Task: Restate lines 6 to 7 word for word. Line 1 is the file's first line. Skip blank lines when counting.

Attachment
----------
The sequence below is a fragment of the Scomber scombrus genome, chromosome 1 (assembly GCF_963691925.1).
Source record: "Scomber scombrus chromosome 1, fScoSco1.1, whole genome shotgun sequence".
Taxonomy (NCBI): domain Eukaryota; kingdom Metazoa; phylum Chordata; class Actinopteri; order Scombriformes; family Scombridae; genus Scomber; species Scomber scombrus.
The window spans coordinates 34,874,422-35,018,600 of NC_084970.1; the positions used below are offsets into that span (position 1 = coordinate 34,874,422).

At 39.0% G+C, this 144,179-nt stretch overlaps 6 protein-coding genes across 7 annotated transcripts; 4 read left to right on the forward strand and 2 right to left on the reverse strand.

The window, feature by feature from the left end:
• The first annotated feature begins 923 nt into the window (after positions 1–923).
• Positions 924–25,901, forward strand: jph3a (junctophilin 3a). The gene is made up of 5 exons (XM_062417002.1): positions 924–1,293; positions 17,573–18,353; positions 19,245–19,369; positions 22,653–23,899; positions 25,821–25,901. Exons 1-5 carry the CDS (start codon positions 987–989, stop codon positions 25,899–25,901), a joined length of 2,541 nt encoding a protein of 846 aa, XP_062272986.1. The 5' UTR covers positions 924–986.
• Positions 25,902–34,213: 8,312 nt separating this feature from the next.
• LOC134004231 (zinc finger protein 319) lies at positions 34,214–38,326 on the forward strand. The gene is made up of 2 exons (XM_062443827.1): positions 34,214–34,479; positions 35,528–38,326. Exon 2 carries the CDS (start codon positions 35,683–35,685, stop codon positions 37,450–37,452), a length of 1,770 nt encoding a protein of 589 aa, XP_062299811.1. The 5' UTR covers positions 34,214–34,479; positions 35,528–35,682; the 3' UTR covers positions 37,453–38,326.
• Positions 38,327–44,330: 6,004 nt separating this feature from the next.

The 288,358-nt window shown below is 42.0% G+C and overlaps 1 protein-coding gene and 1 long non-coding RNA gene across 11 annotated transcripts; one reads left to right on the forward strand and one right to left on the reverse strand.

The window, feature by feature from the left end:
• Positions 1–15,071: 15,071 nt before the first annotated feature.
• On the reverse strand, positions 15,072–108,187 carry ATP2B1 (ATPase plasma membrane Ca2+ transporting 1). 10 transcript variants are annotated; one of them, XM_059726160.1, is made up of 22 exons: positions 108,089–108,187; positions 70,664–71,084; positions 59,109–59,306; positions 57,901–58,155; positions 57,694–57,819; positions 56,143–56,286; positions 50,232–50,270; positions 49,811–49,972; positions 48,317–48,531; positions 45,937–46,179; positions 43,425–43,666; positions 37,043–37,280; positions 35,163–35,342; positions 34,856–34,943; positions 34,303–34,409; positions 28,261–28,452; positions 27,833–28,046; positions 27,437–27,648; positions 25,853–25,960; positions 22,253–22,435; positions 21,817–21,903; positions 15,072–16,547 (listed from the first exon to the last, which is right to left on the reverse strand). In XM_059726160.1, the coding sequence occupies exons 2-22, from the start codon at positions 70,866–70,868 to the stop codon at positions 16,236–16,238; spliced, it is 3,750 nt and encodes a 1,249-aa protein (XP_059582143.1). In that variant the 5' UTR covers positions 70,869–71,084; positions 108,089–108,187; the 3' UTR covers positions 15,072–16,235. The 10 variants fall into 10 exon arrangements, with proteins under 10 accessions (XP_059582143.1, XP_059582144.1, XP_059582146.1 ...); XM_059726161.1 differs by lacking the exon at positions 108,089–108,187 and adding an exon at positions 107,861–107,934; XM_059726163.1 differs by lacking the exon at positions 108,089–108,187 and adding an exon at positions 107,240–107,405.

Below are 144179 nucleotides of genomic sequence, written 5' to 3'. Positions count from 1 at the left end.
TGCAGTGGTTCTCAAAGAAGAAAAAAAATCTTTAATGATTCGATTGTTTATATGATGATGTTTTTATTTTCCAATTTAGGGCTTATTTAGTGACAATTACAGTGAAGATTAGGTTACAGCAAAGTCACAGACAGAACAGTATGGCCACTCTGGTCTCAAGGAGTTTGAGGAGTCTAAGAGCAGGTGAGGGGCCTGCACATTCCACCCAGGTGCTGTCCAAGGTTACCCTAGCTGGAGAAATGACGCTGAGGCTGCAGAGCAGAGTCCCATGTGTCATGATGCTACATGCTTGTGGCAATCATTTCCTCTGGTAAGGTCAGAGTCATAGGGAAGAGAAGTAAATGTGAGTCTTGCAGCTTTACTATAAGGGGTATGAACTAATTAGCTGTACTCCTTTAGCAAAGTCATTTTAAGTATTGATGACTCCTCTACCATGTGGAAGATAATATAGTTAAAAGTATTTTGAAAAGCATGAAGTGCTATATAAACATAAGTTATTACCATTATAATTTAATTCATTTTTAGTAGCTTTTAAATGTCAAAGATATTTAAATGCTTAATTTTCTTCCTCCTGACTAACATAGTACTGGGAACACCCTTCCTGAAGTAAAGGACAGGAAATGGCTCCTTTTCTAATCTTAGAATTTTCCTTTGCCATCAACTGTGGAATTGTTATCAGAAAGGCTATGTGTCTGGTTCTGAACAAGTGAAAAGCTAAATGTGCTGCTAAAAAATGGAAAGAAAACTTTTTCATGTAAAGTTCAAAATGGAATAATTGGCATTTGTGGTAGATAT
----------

The window, feature by feature from the left end:
• The first annotated feature begins 923 nt into the window (after positions 1–923).